Wes Craven sure loves dark folklore. His feature film debut, The Last House on the Left (1972), was inspired by the 13th century Swedish ballad "Töres döttrar i Wänge," which first inspired Ingmar Bergman's The Virgin Spring (1960). For Craven's follow-up, The Hills Have Eyes, the filmmaker redirected his interests to Scotland—specifically, the Sawney Bean saga.
In The Hills Have Eyes, an unlucky family happens across a group of disfigured flesh-eaters who live primitively in the Nevada desert. Way back in the 15th or 16th century, as legend has it, Alexander "Sawney" Bean led a group of 48 followers in killing and subsequently eating more than 1,000 human victims. It makes one hell of a story, with the Bean crew's youngest members said to have been conceived through incest and their targets' leftover limbs found washed up on beaches.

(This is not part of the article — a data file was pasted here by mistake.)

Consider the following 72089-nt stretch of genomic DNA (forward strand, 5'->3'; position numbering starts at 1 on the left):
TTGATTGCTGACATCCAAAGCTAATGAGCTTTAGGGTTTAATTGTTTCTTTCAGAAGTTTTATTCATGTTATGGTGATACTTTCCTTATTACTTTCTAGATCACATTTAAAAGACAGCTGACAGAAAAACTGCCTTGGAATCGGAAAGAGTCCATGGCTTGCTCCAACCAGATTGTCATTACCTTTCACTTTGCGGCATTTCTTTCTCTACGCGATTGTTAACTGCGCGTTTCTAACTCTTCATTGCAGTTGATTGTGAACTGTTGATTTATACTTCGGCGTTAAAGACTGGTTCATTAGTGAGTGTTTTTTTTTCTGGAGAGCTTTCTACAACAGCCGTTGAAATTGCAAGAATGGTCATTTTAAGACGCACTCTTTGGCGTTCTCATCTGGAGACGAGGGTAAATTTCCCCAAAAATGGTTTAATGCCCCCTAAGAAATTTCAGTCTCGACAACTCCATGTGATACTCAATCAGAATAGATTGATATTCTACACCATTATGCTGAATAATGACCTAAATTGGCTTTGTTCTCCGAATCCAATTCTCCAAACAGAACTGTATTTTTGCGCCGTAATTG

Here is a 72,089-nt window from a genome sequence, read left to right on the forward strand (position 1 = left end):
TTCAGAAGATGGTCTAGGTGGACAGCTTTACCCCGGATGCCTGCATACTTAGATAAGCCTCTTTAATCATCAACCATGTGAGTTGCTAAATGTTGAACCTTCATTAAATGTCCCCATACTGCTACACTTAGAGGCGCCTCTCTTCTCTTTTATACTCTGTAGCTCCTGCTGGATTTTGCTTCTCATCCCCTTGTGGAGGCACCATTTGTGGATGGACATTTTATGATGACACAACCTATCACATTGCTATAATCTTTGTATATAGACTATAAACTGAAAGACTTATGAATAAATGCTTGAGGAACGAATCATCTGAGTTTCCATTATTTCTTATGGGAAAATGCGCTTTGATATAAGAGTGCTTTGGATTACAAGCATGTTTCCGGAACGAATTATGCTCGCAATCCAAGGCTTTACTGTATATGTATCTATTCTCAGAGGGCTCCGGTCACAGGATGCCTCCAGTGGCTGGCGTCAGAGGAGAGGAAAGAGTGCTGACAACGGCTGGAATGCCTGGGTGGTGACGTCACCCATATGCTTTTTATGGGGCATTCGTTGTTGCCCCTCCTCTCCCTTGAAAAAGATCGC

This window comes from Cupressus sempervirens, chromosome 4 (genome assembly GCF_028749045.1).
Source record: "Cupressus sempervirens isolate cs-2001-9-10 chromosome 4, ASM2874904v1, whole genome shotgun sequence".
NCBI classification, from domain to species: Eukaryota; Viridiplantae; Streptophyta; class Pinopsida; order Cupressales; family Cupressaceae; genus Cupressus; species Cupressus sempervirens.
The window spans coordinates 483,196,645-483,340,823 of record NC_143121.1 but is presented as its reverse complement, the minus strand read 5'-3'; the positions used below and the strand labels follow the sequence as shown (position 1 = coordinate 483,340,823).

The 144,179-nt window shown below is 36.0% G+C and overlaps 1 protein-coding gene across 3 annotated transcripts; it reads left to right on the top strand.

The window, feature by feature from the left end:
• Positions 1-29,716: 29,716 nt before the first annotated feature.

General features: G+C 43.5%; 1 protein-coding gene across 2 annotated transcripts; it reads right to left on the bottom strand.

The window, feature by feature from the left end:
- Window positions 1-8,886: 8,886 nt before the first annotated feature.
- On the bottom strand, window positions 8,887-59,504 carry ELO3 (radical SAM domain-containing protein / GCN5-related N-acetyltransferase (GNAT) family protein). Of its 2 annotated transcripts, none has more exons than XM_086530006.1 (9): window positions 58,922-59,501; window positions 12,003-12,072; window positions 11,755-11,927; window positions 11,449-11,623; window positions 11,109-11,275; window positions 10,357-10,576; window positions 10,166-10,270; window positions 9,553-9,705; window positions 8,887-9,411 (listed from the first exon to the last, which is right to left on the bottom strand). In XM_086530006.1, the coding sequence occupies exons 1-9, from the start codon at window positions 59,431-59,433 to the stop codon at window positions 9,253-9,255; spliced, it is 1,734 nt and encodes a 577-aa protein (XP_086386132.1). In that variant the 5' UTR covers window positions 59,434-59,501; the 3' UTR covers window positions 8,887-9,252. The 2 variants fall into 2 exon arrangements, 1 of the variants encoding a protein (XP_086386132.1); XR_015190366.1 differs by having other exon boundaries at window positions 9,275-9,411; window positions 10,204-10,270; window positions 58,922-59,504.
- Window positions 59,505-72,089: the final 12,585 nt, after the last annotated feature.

However, a lack of hard evidence has kept the Sawney Bean tale relegated to fiction. Some Scots still believe in Sawney Bean's validity, though, just as they cling to the supposed truth behind the equally speculated Scottish cannibal Christie-Cleek.